Founder’s Guide, Part 3: Maximize Your Net Exit by Choosing the Right Entity for Your Startup

As entrepreneurs you take risks every day, one of those risks should not be tied to making a wrong decision on your entity structure. In this Part 3, we'll discuss how properly structuring your business can significantly decrease risks and increase the net value of your business.  As an entrepreneur, one of the first questions that you are faced with is what kind of entity you should form. The possibilities are seemingly endless. You can go with a C-Corp, an S-Corp, an LLC, or an S-LLC. Let's explore the Pros and Cons of each type which may help you get some clarity for a decision that is not always a one-size-fits-all determination.

Pros and Cons of the Different Entity Types

C-Corp:

  1. Pros. The advantages of a C-Corp are the flexibility of capital structure and its attractiveness to all types of investments, both VC and debt financing. Originally issued stock in C-Corps qualify as Qualified Small Business Stock, which can result in some capital gains savings.

  2. Cons. The cons of the C-Corp are its double taxation. This is not a big deal when the company is generating losses, but at the time of an exit, a founder can lose serious money. Another con of C-Corps is that there are many corporate formalities requiring compliance to maintain the liability protections of the C-Corp.

  3. Ideal Candidate. High-growth startups wanting to attract top national VC firms or whose exit plan is through an IPO. 

S-Corp: 

  1. Pros. The pros of an S-Corp are the avoidance of double taxation as well as the ability to lessen employment and FICA taxes on owner-employees.

  2. Cons. The cons of the S-Corp are that it is extremely limited in its capital structure. For example, all shareholders must be individuals with a few limited exceptions for grantor trusts, and there can only be one class of financial ownership interests, which means no preferred stock. Both of these are issues that will not allow for VC financing. An additional con of S-Corps is that many corporate formalities need to be complied with to maintain the liability protections of the S-Corp. If you slip up, that slip up could result in a technical termination of the entity which could result in some pretty steep tax liabilities.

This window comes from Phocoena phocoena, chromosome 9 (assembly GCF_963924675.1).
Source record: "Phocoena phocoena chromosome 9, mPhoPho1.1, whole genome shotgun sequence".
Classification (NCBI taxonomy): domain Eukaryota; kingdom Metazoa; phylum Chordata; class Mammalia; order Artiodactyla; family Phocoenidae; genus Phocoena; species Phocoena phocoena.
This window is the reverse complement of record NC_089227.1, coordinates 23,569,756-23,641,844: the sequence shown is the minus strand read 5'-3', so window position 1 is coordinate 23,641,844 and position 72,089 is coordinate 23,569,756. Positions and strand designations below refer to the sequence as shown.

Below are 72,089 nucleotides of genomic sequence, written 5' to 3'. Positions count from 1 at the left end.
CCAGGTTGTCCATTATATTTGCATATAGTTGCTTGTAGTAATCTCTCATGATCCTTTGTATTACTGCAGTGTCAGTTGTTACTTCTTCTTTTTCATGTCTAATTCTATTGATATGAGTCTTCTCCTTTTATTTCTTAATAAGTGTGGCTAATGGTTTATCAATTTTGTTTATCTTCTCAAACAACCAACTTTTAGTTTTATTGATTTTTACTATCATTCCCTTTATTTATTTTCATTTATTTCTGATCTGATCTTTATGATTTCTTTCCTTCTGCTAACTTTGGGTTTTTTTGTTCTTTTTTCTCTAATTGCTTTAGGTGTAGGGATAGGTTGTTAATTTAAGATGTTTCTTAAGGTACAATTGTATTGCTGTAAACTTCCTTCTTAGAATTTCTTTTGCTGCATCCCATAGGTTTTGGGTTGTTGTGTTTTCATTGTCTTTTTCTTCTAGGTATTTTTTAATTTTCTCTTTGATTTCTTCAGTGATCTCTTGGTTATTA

3. Ideal Candidate. Small consulting or service businesses with individual owners who don’t plan on raising Venture Capital or Private Equity financing. 

LLC:

  1. Pros. The pros of the LLC are numerous: (1) pass-through taxation; (2) flexibility in capital structure; (3) attractiveness to vast majority of potential investors; and (4) flexibility in management and lack of entity formalities. 

  2. Cons. Disfavored by some VC investors, but with proper planning as discussed below, the adverse tax consequences can be mitigated. It doesn’t have the ability to minimize FICA taxes to owner-employees as all income is passed through to its owners.

  3. Ideal CandidateLLCs are the preferred entity because they are well suited for most businesses unless your planned exit is an IPO. 

S-LLC:

  1. Pros. The pros of the S-LLC are all of the benefits of LLC with the addition of being able to minimize FICA taxes.

  2. Cons. All of the disadvantages of S-Corps except the rigid corporate formalities are lessened.

  3. Ideal Candidate. Same as for S-Corps, but these entities are a little more flexible in entity formalities and are thus generally more favorable than S-Corps.  

The following table compares the above-listed entity types:

Conclusion As you can see this is a complex decision to make and one that you should discuss carefully with both your attorney and accountant and preferably at the same time.  The three takeaways from this article are the following:

  1. Entity structuring is not a one-size-fits-all scenario and needs to take into account many factors, including the type of business involved, its owners, and how it plans on raising money in the future. Each entity comes with its own risks.

  2. LLCs are oftentimes the best entity structure for entrepreneurs. 

  3. Hire good corporate counsel early to help you take the right risks, and the few thousand dollars you spend on them could save you mountains of money at exit.

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